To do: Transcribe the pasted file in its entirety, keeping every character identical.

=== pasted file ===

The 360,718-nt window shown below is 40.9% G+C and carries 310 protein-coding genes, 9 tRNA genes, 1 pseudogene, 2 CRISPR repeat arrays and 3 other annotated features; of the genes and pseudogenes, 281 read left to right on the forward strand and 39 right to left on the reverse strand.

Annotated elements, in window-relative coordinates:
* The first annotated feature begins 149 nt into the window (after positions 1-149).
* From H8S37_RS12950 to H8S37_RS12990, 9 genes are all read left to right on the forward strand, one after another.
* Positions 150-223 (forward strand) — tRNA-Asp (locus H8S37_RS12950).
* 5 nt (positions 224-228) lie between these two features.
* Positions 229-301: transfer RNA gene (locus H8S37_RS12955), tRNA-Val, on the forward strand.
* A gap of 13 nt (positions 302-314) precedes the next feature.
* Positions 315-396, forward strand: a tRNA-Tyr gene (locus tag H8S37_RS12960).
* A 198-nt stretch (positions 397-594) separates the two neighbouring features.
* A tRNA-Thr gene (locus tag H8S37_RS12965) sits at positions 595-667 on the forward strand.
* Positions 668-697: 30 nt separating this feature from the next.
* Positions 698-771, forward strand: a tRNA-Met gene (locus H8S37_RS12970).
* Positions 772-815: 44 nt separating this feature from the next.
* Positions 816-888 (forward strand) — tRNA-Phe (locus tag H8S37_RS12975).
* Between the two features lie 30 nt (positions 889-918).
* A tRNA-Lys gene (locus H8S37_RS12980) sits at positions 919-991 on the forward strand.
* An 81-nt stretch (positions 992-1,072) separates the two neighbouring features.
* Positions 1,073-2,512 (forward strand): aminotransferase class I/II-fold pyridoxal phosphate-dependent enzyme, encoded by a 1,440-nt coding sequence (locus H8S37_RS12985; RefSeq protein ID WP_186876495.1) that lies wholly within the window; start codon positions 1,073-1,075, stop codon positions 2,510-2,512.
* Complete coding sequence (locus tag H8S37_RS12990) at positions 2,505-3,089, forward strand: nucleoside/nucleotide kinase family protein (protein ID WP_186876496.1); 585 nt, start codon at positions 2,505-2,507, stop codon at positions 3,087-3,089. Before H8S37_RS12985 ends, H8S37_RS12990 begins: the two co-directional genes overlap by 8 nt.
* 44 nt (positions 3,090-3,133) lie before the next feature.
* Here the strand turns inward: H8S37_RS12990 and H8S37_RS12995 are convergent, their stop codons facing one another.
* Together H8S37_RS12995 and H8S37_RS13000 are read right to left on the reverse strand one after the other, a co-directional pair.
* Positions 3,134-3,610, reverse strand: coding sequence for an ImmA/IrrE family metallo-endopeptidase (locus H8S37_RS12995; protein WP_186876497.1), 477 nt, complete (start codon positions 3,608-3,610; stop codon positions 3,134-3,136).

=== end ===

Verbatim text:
The 360,718-nt window shown below is 40.9% G+C and carries 310 protein-coding genes, 9 tRNA genes, 1 pseudogene, 2 CRISPR repeat arrays and 3 other annotated features; of the genes and pseudogenes, 281 read left to right on the forward strand and 39 right to left on the reverse strand.

Annotated elements, in window-relative coordinates:
* The first annotated feature begins 149 nt into the window (after positions 1-149).
* From H8S37_RS12950 to H8S37_RS12990, 9 genes are all read left to right on the forward strand, one after another.
* Positions 150-223 (forward strand) — tRNA-Asp (locus H8S37_RS12950).
* 5 nt (positions 224-228) lie between these two features.
* Positions 229-301: transfer RNA gene (locus H8S37_RS12955), tRNA-Val, on the forward strand.
* A gap of 13 nt (positions 302-314) precedes the next feature.
* Positions 315-396, forward strand: a tRNA-Tyr gene (locus tag H8S37_RS12960).
* A 198-nt stretch (positions 397-594) separates the two neighbouring features.
* A tRNA-Thr gene (locus tag H8S37_RS12965) sits at positions 595-667 on the forward strand.
* Positions 668-697: 30 nt separating this feature from the next.
* Positions 698-771, forward strand: a tRNA-Met gene (locus H8S37_RS12970).
* Positions 772-815: 44 nt separating this feature from the next.
* Positions 816-888 (forward strand) — tRNA-Phe (locus tag H8S37_RS12975).
* Between the two features lie 30 nt (positions 889-918).
* A tRNA-Lys gene (locus H8S37_RS12980) sits at positions 919-991 on the forward strand.
* An 81-nt stretch (positions 992-1,072) separates the two neighbouring features.
* Positions 1,073-2,512 (forward strand): aminotransferase class I/II-fold pyridoxal phosphate-dependent enzyme, encoded by a 1,440-nt coding sequence (locus H8S37_RS12985; RefSeq protein ID WP_186876495.1) that lies wholly within the window; start codon positions 1,073-1,075, stop codon positions 2,510-2,512.
* Complete coding sequence (locus tag H8S37_RS12990) at positions 2,505-3,089, forward strand: nucleoside/nucleotide kinase family protein (protein ID WP_186876496.1); 585 nt, start codon at positions 2,505-2,507, stop codon at positions 3,087-3,089. Before H8S37_RS12985 ends, H8S37_RS12990 begins: the two co-directional genes overlap by 8 nt.
* 44 nt (positions 3,090-3,133) lie before the next feature.
* Here the strand turns inward: H8S37_RS12990 and H8S37_RS12995 are convergent, their stop codons facing one another.
* Together H8S37_RS12995 and H8S37_RS13000 are read right to left on the reverse strand one after the other, a co-directional pair.
* Positions 3,134-3,610, reverse strand: coding sequence for an ImmA/IrrE family metallo-endopeptidase (locus H8S37_RS12995; protein WP_186876497.1), 477 nt, complete (start codon positions 3,608-3,610; stop codon positions 3,134-3,136).